Rent is too damn high! the housing crisis in America!

Rent is too damn high! the housing crisis in America

I work for a property management company, and as an employee of a company that leases rental homes, I cannot afford to live in the average home I market to people, and we’re well above the median income.

Zillow reports that the average 3-bedroom house rents for $1,350 in the city of Wichita, where I reside. I understand that cities like New York, Los Angeles, or Denver pay much more; but this is about the rent-to-income ratio. The median household income for Wichita, as of the 2020 census, is $56,374 per annum, with a median income of $31,558 per individual, while 15.2% of people fall below the poverty line.

Given that the standard income requirement to lease a rental home in the City of Wichita is 3 times the rental rate, to rent an average 3-bedroom house, you’ll need to make $4,050 per month, or  $48,600 per annum gross income, which is technically below the median household income, but, this does not take into account bi-weekly pay schedules, which brings the real monthly income to $3,738, except for the two months a year where there are three pay periods which makes up the annual income figure.

After you factor in an average of 18% payroll tax, the median income of $56,374 drops to $46,226, taking away $16,200 in rent, you only have $1,046 per average 2 paycheck month to live on, which has to cover electricity, water, trash collection, gasoline, insurance premiums, and potentially a car payment and gas utilities, not to mention groceries so you can stay alive to continue to line corporate America’s pockets.

Over the past 3 years, I have seen rents jump between 10% and 25% depending on home type and neighborhood, while value-added services like including water and trash collection have been excluded from apartment home rent using what they call the RUBS method, taking the overall cost of these services per community and passing the cost onto residents based upon their unit size and household makeup.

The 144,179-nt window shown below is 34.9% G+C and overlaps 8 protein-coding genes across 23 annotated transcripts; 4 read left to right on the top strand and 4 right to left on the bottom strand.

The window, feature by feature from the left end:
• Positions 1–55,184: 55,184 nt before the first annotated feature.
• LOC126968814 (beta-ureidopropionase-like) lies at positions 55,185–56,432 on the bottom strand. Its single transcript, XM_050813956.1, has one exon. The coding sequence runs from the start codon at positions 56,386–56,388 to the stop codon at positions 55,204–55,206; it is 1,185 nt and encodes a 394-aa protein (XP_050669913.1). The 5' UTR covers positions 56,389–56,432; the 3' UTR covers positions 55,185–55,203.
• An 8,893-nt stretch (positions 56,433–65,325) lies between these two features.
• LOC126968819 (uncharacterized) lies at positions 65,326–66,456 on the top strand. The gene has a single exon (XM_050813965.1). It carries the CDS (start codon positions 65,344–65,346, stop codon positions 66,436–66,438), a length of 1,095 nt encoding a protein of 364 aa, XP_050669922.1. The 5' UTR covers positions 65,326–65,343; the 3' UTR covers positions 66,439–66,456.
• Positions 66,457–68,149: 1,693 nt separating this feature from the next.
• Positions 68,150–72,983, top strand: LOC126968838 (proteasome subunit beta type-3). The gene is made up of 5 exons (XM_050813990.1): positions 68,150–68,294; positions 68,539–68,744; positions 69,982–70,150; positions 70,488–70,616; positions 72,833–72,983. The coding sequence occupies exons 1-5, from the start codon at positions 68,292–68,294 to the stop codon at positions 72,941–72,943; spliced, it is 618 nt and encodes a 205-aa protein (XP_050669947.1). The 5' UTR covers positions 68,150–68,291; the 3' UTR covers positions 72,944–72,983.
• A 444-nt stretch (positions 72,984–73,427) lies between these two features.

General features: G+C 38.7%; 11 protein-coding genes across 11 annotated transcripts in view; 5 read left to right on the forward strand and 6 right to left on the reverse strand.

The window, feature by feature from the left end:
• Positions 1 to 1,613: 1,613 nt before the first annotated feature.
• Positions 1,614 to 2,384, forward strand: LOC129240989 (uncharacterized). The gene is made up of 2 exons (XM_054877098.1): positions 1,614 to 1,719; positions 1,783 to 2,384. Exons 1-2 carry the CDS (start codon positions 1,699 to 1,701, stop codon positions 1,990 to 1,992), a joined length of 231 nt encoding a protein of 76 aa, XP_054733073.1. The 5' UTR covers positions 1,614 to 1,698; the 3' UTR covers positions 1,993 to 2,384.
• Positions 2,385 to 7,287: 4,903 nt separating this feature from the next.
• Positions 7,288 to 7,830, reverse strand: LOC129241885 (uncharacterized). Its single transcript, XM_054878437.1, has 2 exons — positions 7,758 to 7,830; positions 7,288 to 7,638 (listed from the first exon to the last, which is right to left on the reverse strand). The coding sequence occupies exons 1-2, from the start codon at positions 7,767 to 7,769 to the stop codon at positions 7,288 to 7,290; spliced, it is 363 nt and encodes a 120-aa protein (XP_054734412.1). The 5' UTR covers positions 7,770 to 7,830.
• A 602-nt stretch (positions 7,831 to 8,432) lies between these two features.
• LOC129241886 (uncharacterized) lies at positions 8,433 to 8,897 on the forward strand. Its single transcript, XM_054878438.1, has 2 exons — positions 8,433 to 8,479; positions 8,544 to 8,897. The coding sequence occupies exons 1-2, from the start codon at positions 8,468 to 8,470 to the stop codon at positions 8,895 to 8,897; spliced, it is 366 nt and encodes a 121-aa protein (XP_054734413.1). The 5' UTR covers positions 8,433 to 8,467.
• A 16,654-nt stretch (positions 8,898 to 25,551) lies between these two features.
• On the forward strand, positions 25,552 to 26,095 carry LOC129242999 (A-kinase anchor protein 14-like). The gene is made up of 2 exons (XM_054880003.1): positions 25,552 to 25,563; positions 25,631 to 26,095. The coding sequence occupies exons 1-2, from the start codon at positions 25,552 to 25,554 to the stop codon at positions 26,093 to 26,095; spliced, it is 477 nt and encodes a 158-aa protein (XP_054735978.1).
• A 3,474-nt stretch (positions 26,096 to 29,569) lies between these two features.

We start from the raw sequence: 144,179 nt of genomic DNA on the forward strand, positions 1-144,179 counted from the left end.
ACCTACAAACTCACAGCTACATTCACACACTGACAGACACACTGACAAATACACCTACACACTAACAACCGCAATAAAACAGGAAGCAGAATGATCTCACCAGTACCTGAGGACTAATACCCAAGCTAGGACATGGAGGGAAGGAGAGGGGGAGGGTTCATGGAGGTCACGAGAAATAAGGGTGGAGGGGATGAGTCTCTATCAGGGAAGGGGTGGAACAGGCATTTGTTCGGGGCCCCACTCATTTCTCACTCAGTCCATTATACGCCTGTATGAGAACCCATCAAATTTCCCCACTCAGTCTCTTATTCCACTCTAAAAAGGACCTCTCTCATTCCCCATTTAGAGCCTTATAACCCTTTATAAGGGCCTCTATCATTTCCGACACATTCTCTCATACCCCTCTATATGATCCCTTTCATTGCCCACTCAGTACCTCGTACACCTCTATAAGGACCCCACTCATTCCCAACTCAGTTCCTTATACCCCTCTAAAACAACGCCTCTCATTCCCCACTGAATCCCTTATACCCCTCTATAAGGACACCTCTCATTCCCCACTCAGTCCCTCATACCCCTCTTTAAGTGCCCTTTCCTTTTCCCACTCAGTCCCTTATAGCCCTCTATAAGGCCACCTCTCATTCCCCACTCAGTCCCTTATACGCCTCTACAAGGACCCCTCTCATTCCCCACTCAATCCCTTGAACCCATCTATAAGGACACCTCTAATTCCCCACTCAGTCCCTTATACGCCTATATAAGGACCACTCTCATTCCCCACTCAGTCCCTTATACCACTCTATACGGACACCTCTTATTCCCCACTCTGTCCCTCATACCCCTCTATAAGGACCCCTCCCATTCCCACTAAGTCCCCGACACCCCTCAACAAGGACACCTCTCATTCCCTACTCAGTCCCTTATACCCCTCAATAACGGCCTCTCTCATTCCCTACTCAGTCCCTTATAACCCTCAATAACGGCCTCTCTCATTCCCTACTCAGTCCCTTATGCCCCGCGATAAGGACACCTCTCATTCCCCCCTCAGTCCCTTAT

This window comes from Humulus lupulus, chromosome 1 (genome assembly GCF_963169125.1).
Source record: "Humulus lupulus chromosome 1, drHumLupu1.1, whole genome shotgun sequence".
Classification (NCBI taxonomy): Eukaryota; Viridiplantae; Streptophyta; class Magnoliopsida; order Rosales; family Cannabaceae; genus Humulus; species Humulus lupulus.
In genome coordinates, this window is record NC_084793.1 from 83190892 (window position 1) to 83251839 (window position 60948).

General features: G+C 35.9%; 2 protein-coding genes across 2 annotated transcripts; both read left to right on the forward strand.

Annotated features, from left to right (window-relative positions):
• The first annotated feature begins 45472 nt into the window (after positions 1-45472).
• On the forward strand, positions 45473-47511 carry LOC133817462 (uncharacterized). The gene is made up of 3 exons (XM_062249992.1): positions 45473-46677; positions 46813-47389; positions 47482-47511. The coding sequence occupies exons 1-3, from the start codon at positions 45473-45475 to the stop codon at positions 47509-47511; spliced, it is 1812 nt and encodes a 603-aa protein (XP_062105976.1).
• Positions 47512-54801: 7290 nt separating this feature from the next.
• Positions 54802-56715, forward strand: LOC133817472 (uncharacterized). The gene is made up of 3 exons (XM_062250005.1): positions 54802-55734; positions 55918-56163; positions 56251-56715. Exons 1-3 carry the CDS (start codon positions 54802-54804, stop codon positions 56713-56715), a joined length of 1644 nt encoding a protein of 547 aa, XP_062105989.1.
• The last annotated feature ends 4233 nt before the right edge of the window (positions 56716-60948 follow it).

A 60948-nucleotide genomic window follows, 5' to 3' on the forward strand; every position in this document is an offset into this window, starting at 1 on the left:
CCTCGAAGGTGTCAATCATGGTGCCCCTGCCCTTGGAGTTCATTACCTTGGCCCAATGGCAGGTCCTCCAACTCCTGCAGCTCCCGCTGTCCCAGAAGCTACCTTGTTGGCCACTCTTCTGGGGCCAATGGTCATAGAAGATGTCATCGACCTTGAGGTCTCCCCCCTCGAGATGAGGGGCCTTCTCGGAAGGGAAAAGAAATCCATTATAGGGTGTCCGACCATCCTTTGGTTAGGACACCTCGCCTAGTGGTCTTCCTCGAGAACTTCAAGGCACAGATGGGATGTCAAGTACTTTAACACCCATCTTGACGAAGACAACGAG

I have also seen deposit amounts rise to be equal to 1 month’s rent, so in the scenario of $1,350 rent, assuming you move into a home on the first of the month, you’ll be stumping up $2,700. This is on top of application fees, which average $45—50 per adult, plus other, what I consider BS fees, such as a redecoration fee or admin fee, further shifting the burden from owners to the renter.

In recent months, we have seen owners switching to a dynamic pricing model, where rent varies from day to day, based on local market forces. Although once you sign a long-term lease, your rent remains at your lease price, at least until renewal time, when you play the game of rent roulette. This is common in bigger cities, and RealPage, which offers such dynamic pricing ‘software’ has been accused of price fixing.

And of course, this is a catch-22 situation, because you are paying 1/3 to 1/2 or more of your net income to rent a home; you can never save enough money for a deposit to buy a house, when you can clearly afford to make the mortgage payment based upon your rent payment amount, even with the inflated mortgage interest rates, meaning for so many that the American Dream is unobtainium!

Something has to give, either wages have to increase, or rents have to drop. Sadly, in the America we live in, neither of these things is likely to happen, given that our state and national congresses are bought by corporate America, meaning there is little chance of the federal minimum wage being increased. Bearing in mind, if the minimum wage had kept pace with inflation and productivity, it would be $21.50/hr.

Rent might come down if vacancy grows to a high enough percentage that it affects the rental homeowners’ bottom line. In more than 10 years in the industry, I have only seen rents drop a handful of times, special promotions are used to entice people in, instead of decreasing rent to affordable levels.

The lack of affordable housing has become an epidemic, in the state of Kansas, the percentage of Section 8 income-based housing has dropped significantly, creating a massive shortfall of housing for people less fortunate than those earning the median income. In the state of Kansas, there are 41 affordable homes per 100 extremely low-income households, and I’m sure this is mirrored across the whole of the US.

What’s the solution? Increasing the federal minimum wage to at least $15/hr, and creating quality affordable state housing across the nation would be a great start. Overturning Citizens United would also help, pass legislation that stops politicians from receiving campaign contributions from wealthy corporations. I don’t care what the SCOTUS ruled; money is not speech and corporations are not people. Maybe if these politicians could not take bribes, calling what campaign contributions really are, maybe they would actually represent the people that sent them to the state and federal capitol buildings.

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